SEP limit with S Corp owning partnership interest w 401k

Technical topics regarding tax preparation.
#1
IDCPA  
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Taxpayer is 100% S Corp owner. He pays himself $120K of salary each year (no other employees) and makes an annual SEP contribution of $30K.

For 2023 however his revenue stream changed - The S Corp became a 1% partner in a large partnership. The S Corps share of the K-1 income is just a bit larger than in prior years, but $120K is still deemed to be reasonable comp.

The partnership has a 401k plan and the S Corp partner has deferred $22K of it's income into that plan.

So how much can the 100% shareholder contribute to a SEP for 2023? My initial thought is the SEP is a separate plan so he's entitled to contribute the traditional $30K. But I can't help but think the 401k flowing to the S Corp might impact the maximum SEP contribution allowed.

Am I overthinking this?
 

#2
sjrcpa  
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IDCPA wrote:the S Corp partner has deferred $22K of it's income into that plan


???
Do you mean the person that owns the S Corp is also an employee of the partnership and made a salary deferral in the partnership's plan?
 

#3
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I'm a bit confused exactly what happened. A partnership K-1 was received that shows no guaranteed payments, but significant Ordinary business income in Box 1 (this is a group of physicians).

Not included with the K-1 is an "analysis of distribution payments to partners" that includes items like malpractice insurance among other expenses that have come out of the distributions that were paid to S Corp-partner from the partnership. We are deducting items on that list like the malpractice insurance on the S Corp return, as they have not been deducted by the partnership.

But it includes "401k contributions" of $22,500. The S Corp received $22,500 less distribution that was deferred to a 401k. But again the K-1 income has not been reduced and there is no evidence of the deferral on the face of the K-1.

I'm now wondering if perhaps the S Corp is a participating plan under the employer employer in the plan rather, and we should have reported the 401k deferral on their S Corp W-2? The plan is definitely being administered under the partnership though.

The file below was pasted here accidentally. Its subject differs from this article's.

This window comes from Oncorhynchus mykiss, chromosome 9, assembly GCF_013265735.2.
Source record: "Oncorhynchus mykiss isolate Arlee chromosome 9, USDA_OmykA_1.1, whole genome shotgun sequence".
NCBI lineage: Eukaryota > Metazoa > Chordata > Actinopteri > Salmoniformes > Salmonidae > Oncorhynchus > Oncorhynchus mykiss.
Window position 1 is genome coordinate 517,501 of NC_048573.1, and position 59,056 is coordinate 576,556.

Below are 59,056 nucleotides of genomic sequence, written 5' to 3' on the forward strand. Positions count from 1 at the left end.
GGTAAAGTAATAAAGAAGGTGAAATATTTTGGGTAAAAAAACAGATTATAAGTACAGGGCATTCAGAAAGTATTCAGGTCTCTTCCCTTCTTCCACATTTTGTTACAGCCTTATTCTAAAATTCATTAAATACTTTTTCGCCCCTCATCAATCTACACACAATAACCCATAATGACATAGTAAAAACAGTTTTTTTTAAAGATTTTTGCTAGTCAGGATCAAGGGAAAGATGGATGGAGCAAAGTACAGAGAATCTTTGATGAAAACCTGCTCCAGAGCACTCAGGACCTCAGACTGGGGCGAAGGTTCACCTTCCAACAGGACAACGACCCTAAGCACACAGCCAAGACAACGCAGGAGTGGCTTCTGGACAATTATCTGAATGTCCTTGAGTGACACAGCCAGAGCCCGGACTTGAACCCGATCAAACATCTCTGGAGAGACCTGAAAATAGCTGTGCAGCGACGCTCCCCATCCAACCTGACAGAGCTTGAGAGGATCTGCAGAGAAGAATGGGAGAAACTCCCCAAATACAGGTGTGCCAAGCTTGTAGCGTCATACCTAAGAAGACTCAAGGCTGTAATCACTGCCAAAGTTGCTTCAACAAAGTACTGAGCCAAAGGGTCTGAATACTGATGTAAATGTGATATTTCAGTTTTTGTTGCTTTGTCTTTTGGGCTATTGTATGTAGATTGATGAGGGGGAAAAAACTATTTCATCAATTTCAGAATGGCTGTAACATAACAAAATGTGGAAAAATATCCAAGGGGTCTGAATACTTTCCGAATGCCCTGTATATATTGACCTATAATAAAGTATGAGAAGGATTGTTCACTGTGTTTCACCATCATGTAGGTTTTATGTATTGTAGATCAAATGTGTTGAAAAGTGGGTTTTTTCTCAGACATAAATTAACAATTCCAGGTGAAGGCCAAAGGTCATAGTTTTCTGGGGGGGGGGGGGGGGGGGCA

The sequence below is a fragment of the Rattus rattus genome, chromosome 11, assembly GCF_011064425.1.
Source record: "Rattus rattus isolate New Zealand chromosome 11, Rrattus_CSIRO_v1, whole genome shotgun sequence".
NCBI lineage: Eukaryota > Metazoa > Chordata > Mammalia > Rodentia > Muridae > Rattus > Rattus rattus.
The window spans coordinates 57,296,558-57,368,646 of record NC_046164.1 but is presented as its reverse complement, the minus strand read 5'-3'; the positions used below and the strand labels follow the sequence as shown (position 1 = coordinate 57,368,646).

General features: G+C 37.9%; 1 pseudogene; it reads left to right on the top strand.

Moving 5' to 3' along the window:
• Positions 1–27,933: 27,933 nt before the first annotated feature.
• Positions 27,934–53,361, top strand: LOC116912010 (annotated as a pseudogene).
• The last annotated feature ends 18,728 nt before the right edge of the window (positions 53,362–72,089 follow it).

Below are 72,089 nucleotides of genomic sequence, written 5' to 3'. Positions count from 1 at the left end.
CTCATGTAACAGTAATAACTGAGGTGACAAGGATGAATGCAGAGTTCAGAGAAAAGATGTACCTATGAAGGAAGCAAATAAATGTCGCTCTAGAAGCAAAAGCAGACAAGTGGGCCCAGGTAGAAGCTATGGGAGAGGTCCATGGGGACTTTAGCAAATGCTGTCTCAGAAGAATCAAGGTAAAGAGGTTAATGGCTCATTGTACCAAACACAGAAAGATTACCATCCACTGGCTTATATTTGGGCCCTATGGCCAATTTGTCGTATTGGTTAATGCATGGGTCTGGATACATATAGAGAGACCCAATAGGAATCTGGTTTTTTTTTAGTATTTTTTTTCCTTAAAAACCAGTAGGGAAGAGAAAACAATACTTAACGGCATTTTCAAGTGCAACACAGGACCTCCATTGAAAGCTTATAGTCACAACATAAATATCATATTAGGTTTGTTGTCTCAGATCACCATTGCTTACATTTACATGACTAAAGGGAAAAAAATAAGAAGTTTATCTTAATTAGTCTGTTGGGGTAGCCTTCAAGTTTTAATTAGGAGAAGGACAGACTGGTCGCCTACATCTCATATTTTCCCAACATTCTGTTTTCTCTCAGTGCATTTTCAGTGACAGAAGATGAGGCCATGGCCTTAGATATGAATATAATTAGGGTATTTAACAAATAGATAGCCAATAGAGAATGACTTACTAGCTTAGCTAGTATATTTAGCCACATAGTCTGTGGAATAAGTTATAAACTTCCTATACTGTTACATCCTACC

For 2024 my client is going back to the old SEP approach under the S Corp and forgoing the 401k altogether just to minimize the confusion. I'm wondering though if they wouldn't be allowed to do both if they so desired? That was my initial question but now I'm just trying to figure out how to report the 401k deferral that was actually made.
 

#4
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I'm confused, too.
I don't see how an S Corporation can have a 401(k) deferral.
Why wouldn't malpractice insurance and other stuff be deducted by the partnership to arrive at Line 1 on the 1065 K-1?
 

#5
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I've requested clarification from the administrator. AS to your 2nd question though, it's more or less an unreimbursed partner expense. They are paying it on behalf of the S Corp. I'm not sure why they are doing that but at least it make sense how to treat it. The 401k on the other hand has me baffled. I'm sure they are trying to fit the square peg 401k in the round holes of S Corp partners but it's causing me a headache trying to decide if they've screwed it up or if I need to figure out how to report it.

The only solution I can come up with is to amend the S Corp W2 to show the deferral to the partnership 401k, but that assumes they were allowed to defer that way, which I'm trying to determine.
 

#6
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You have a conflict between plans. The 401k contribution assumed the partner is an individual, which isn't the case.
It's in error and needs to be fixed.
~Captcook
 

#7
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edit
 

#8
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Doesn't appear go be commonly controlled companies. Are they an affiliated service group? (You can Google)
 

#9
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Yes I would say they are an affiliated Service Group.
 

#10
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Then I would say contributing to both the SEP IRA and the 401k is a problem.
 

#11
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Okay, that makes sense. And they've not done so in the same year so no issues there. I just need to resolve how they are contributing to the 401k at all.
 

#12
eze  
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As soon as you say "Physicians"....it explains a lot. I would agree that this sounds like an error. Is it possible the plan is under the impression that this is an SMLLC instead of an S-Corp. Is the S-Corp name basically the physician's name...adding confusion?

Regarding the Affiliated Service Group, it's a great point. But I think you need more information there. It sounds like this Dr. might working in this medical group, but if he has a separate medical facility, it may not be an Affiliated Service Group. It is common for Dr. to have patients in a group, but have a whole different business outside of the medical group or IPA. For example, they might have a group of patients in the K-1 group that are capitated (monthly fee), but they might have a whole other fee-for-service practice with different patients. Anyway...interesting issue.

IRS Guide here: https://www.irs.gov/pub/irs-tege/epchd704.pdf
 


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